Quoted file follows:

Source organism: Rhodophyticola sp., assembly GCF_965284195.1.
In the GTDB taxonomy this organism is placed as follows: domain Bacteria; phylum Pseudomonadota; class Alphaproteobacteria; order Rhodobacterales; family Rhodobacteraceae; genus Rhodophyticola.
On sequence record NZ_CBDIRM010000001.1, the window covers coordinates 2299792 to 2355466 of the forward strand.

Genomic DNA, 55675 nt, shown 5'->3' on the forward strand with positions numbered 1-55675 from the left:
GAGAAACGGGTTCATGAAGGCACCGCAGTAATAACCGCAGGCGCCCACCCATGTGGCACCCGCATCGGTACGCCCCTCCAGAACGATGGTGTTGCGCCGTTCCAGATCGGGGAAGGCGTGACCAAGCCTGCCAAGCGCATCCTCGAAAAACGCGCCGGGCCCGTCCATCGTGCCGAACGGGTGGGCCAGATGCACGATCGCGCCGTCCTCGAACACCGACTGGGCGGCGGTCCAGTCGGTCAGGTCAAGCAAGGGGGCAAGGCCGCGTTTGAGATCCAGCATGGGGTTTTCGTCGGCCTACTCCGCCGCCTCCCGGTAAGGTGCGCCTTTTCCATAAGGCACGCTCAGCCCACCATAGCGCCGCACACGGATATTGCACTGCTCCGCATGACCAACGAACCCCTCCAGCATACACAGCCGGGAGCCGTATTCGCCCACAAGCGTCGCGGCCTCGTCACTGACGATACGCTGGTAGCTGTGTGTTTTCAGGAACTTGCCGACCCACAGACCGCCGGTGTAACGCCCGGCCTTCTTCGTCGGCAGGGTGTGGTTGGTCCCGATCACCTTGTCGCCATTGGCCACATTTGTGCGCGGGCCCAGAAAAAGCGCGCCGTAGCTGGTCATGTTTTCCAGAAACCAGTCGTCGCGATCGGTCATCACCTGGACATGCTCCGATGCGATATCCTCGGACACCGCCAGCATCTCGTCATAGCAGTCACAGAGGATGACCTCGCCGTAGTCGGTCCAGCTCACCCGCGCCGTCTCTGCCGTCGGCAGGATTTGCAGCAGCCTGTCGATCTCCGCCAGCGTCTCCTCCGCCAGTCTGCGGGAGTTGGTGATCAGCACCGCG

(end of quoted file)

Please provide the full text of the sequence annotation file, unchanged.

Source organism: Rhodophyticola sp., assembly GCF_965284195.1.
In the GTDB taxonomy this organism is placed as follows: domain Bacteria; phylum Pseudomonadota; class Alphaproteobacteria; order Rhodobacterales; family Rhodobacteraceae; genus Rhodophyticola.
On sequence record NZ_CBDIRM010000001.1, the window covers coordinates 2299792 to 2355466 of the forward strand.

Genomic DNA, 55675 nt, shown 5'->3' on the forward strand with positions numbered 1-55675 from the left:
GAGAAACGGGTTCATGAAGGCACCGCAGTAATAACCGCAGGCGCCCACCCATGTGGCACCCGCATCGGTACGCCCCTCCAGAACGATGGTGTTGCGCCGTTCCAGATCGGGGAAGGCGTGACCAAGCCTGCCAAGCGCATCCTCGAAAAACGCGCCGGGCCCGTCCATCGTGCCGAACGGGTGGGCCAGATGCACGATCGCGCCGTCCTCGAACACCGACTGGGCGGCGGTCCAGTCGGTCAGGTCAAGCAAGGGGGCAAGGCCGCGTTTGAGATCCAGCATGGGGTTTTCGTCGGCCTACTCCGCCGCCTCCCGGTAAGGTGCGCCTTTTCCATAAGGCACGCTCAGCCCACCATAGCGCCGCACACGGATATTGCACTGCTCCGCATGACCAACGAACCCCTCCAGCATACACAGCCGGGAGCCGTATTCGCCCACAAGCGTCGCGGCCTCGTCACTGACGATACGCTGGTAGCTGTGTGTTTTCAGGAACTTGCCGACCCACAGACCGCCGGTGTAACGCCCGGCCTTCTTCGTCGGCAGGGTGTGGTTGGTCCCGATCACCTTGTCGCCATTGGCCACATTTGTGCGCGGGCCCAGAAAAAGCGCGCCGTAGCTGGTCATGTTTTCCAGAAACCAGTCGTCGCGATCGGTCATCACCTGGACATGCTCCGATGCGATATCCTCGGACACCGCCAGCATCTCGTCATAGCAGTCACAGAGGATGACCTCGCCGTAGTCGGTCCAGCTCACCCGCGCCGTCTCTGCCGTCGGCAGGATTTGCAGCAGCCTGTCGATCTCCGCCAGCGTCTCCTCCGCCAGTCTGCGGGAGTTGGTGATCAGCACCGCG